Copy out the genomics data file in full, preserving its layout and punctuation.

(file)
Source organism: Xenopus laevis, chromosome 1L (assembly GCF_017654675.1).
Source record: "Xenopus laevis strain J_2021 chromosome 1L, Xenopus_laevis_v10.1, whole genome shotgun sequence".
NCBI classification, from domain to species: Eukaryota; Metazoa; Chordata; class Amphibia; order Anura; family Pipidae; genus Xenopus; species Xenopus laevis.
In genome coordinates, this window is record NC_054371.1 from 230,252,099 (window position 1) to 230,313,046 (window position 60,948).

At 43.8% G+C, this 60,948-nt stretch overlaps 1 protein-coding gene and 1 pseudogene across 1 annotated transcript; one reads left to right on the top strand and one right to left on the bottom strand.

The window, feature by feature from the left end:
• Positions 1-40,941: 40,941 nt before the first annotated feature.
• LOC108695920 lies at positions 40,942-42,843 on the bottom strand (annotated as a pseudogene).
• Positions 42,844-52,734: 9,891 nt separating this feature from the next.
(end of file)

Source organism: Xenopus laevis, chromosome 1L (assembly GCF_017654675.1).
Source record: "Xenopus laevis strain J_2021 chromosome 1L, Xenopus_laevis_v10.1, whole genome shotgun sequence".
NCBI classification, from domain to species: Eukaryota; Metazoa; Chordata; class Amphibia; order Anura; family Pipidae; genus Xenopus; species Xenopus laevis.
In genome coordinates, this window is record NC_054371.1 from 230,252,099 (window position 1) to 230,313,046 (window position 60,948).

At 43.8% G+C, this 60,948-nt stretch overlaps 1 protein-coding gene and 1 pseudogene across 1 annotated transcript; one reads left to right on the top strand and one right to left on the bottom strand.

The window, feature by feature from the left end:
• Positions 1-40,941: 40,941 nt before the first annotated feature.
• LOC108695920 lies at positions 40,942-42,843 on the bottom strand (annotated as a pseudogene).
• Positions 42,844-52,734: 9,891 nt separating this feature from the next.